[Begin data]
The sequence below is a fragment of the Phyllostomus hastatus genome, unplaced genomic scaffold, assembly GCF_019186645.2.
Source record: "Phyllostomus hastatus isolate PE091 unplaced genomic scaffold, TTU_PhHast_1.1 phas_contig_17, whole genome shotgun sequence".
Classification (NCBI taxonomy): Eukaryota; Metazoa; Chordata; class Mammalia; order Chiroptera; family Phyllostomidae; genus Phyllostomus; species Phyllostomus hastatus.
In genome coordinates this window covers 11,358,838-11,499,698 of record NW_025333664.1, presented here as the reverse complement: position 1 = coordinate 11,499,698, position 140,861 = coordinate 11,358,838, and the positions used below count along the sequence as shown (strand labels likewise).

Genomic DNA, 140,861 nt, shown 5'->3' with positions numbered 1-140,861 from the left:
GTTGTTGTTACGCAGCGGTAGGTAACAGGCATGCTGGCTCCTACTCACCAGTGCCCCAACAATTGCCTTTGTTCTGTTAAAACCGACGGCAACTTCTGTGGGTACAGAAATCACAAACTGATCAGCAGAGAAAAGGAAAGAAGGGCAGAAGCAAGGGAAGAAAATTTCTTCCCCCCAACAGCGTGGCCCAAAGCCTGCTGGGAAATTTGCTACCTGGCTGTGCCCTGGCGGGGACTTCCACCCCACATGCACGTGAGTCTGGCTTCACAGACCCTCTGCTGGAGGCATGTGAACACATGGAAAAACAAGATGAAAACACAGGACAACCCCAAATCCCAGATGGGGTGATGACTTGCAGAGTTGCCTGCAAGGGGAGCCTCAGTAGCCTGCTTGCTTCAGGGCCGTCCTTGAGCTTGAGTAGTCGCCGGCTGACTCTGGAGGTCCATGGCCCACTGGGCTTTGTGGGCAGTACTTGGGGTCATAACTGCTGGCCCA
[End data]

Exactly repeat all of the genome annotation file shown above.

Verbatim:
The sequence below is a fragment of the Phyllostomus hastatus genome, unplaced genomic scaffold, assembly GCF_019186645.2.
Source record: "Phyllostomus hastatus isolate PE091 unplaced genomic scaffold, TTU_PhHast_1.1 phas_contig_17, whole genome shotgun sequence".
Classification (NCBI taxonomy): Eukaryota; Metazoa; Chordata; class Mammalia; order Chiroptera; family Phyllostomidae; genus Phyllostomus; species Phyllostomus hastatus.
In genome coordinates this window covers 11,358,838-11,499,698 of record NW_025333664.1, presented here as the reverse complement: position 1 = coordinate 11,499,698, position 140,861 = coordinate 11,358,838, and the positions used below count along the sequence as shown (strand labels likewise).

Genomic DNA, 140,861 nt, shown 5'->3' with positions numbered 1-140,861 from the left:
GTTGTTGTTACGCAGCGGTAGGTAACAGGCATGCTGGCTCCTACTCACCAGTGCCCCAACAATTGCCTTTGTTCTGTTAAAACCGACGGCAACTTCTGTGGGTACAGAAATCACAAACTGATCAGCAGAGAAAAGGAAAGAAGGGCAGAAGCAAGGGAAGAAAATTTCTTCCCCCCAACAGCGTGGCCCAAAGCCTGCTGGGAAATTTGCTACCTGGCTGTGCCCTGGCGGGGACTTCCACCCCACATGCACGTGAGTCTGGCTTCACAGACCCTCTGCTGGAGGCATGTGAACACATGGAAAAACAAGATGAAAACACAGGACAACCCCAAATCCCAGATGGGGTGATGACTTGCAGAGTTGCCTGCAAGGGGAGCCTCAGTAGCCTGCTTGCTTCAGGGCCGTCCTTGAGCTTGAGTAGTCGCCGGCTGACTCTGGAGGTCCATGGCCCACTGGGCTTTGTGGGCAGTACTTGGGGTCATAACTGCTGGCCCA